Misconceptions About Health

Misconceptions About Health

By Vanessa Palencia

Maybe you’ve heard about HAES and maybe you haven’t. If you haven’t, HAES stands for “Health at Every Size” and means exactly that. It’s a movement that challenges our beliefs that a thinner and more toned body is healthier than a larger body. It asks us to recognize that health can occur at any size.

This movement, along with the body positive and self love movement, has been challenging so many die-hard fitness fanatics and anyone who is completely wrapped up in the diet culture to redefine what health actually means. Because health isn’t one-size-fits-all. It never  has been and never will be. But since health is something that so many people seek, the topic is congested with an exorbitant amount of people claiming they found the key to true health. You’ll find talks of miracle diets founded on loosely-based evidence, and absurd, yet dangerous, cleanses.

With all of this chatter, it’s become increasingly difficult to figure out what is really healthy and what isn’t. This overload of information can be overwhelming and can even cause people to become susceptible to every single information that is thrown their way. Because of this, the diet industry makes more than $60 billion a year profiting off of people’s insecurities and desperate attempts to obtain a certain level of health. But the thing is, health looks different on everyone. And while I can go to elaborate lengths to try to help you figure out what healthy actually means, I want to tackle what health actually is not.

So I’ve listed some of the top misconceptions I’ve heard about health in my lifetime. But if you’ve heard of other ones, please comment them below!  

The thinner or more toned you are, the healthier you are

This couldn’t be further from the truth. You cannot determine someone’s health simply by looking at them, and as HAES would suggest, you can be healthy at any size. You don’t need to have a six-pack, huge muscles, or low body fat to be considered healthy. I’m a 5’4” female with about 30% body fat, no visible abs, and only slightly visible muscles. I’ve got a jiggly butt, my thighs touch, and my stomach shakes when I run. But guess what? I’m still healthy. Why? Because I have no illnesses, my heart is healthy, my cholesterol levels are good, my body is running smoothly, and I’m not lacking any nutrients in my diet. I'm all good.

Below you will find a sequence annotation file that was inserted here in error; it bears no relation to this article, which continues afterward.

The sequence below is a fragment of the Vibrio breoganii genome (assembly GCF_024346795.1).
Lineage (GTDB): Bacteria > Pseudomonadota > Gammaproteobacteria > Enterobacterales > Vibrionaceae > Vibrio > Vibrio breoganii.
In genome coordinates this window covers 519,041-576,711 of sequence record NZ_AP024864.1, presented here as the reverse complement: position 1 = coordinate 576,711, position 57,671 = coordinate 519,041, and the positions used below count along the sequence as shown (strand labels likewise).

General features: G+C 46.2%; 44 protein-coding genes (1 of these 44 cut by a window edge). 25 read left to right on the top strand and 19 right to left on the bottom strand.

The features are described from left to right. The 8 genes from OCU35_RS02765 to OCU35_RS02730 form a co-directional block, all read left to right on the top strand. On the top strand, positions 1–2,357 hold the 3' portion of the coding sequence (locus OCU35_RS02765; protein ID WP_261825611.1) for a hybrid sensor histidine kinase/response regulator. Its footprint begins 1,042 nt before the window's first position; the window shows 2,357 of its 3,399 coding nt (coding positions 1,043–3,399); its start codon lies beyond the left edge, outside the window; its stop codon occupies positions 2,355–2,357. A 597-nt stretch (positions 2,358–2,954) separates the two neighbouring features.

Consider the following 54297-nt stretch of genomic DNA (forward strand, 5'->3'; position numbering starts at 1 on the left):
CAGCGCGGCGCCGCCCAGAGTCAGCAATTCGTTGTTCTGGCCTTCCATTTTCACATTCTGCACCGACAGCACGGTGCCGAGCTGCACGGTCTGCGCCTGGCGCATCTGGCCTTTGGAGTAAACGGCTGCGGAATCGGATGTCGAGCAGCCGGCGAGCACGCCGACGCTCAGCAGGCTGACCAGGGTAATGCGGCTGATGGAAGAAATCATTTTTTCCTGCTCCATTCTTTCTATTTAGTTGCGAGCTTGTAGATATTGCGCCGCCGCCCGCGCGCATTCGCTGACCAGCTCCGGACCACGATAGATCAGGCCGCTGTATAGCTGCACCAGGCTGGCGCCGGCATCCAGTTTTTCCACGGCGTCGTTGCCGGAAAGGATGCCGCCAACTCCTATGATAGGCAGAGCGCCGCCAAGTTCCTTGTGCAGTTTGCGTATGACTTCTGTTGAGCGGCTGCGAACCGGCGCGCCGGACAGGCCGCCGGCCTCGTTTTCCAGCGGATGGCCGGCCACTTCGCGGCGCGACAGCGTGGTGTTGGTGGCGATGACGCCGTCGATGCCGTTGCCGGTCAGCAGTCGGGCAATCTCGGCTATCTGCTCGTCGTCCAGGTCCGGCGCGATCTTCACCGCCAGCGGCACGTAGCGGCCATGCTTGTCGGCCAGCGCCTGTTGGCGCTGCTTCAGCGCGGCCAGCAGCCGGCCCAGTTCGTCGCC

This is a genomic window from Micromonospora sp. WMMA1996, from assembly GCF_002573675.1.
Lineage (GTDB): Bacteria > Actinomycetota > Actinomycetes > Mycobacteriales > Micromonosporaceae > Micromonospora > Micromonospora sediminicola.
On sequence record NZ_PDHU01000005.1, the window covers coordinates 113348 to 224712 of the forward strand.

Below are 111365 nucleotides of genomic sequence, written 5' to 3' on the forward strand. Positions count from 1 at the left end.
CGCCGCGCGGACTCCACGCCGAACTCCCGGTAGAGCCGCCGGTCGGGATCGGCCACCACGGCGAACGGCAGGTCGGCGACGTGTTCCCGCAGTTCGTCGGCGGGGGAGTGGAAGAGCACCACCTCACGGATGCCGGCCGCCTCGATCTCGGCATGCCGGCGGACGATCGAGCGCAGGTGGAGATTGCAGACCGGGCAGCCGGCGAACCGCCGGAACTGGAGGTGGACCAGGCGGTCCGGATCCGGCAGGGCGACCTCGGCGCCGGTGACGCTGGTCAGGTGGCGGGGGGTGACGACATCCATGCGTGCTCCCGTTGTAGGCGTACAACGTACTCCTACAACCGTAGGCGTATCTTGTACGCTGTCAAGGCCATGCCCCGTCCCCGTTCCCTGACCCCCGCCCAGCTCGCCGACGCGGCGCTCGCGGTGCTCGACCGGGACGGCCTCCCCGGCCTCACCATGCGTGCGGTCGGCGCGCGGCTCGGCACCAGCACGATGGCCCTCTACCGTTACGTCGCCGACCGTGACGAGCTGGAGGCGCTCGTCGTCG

Superfoods are real

Unfortunately, this isn’t true. At least, not in the sense that you think. You see, the term ‘superfood’ is just a marketing strategy meant to spotlight certain foods and trick you into buying overpriced fruits, superfood shakes, and pills. Every single fruit and veggie is a superfood if you want to look at it that way. So don’t waste your money and just grab your normal haul of fruits and veggies. No ‘superfood’ labeling necessary.

You can’t eat late at night

Stomachs are not restaurants with opening and closing times! Hunger is your body’s way of letting you know that it’s running short on fuel. It’s nothing to be afraid of! But if it’s something you truly want to avoid, then I’d encourage you to reflect on your day’s worth of eating. Maybe you’re not eating enough during the day. Or maybe you’re staying up way too late, so your body needs extra fuel to keep going. So if you can’t feed yourself more substantial foods during the day, and you can’t go to sleep at a decent time, then don’t get frustrated with your body for simply needing more fuel to keep running.

Health is strictly physical

Health is actually a very broad term. We tend to think of the physical aspect of health more often because that’s what the diet and beauty industry have told us to pay more attention to, but health also encompasses our mental, emotional, and spiritual well-being. So while being lean and eating only nutrient dense foods is great, you have to also look at everything else if you want to make sure your health is well-rounded. Are you happy? Do you feel fulfilled? How’s your heart? Is your perspective a positive one or negative one?

Detoxes are needed

Nope. There is a difference between eating nutrient dense foods that can help provide your body with the energy and nutrients it needs to keep doing its job versus going on a juicing cleanse to get rid of the toxins in your body. Your body is perfectly capable of detoxing itself! But here’s the thing...it is only capable of detoxing itself if you are feeding it what it needs and your body is thriving as a result! So while I love my chocolate, I know that I need to make sure that I’m getting my healthy intake of vitamins and minerals in the form of my fruits and veggies. But contrary to what many health & fitness gurus say, you don’t need to detox after a long day of eating greasy and/or cheesy foods. All you have to do is simply return to your normal way of eating. No fasting or 3-day juice cleanses necessary.

I hope that clearing out these misconceptions has helped you get a better idea of what health means for you. But remember, health is more than just how you look and what you eat. It's also how you feel and how you see the world. The meaning of health is so complex because it looks different for everyone, but just know that you can find the answer simply by looking inside and doing what feels right. 

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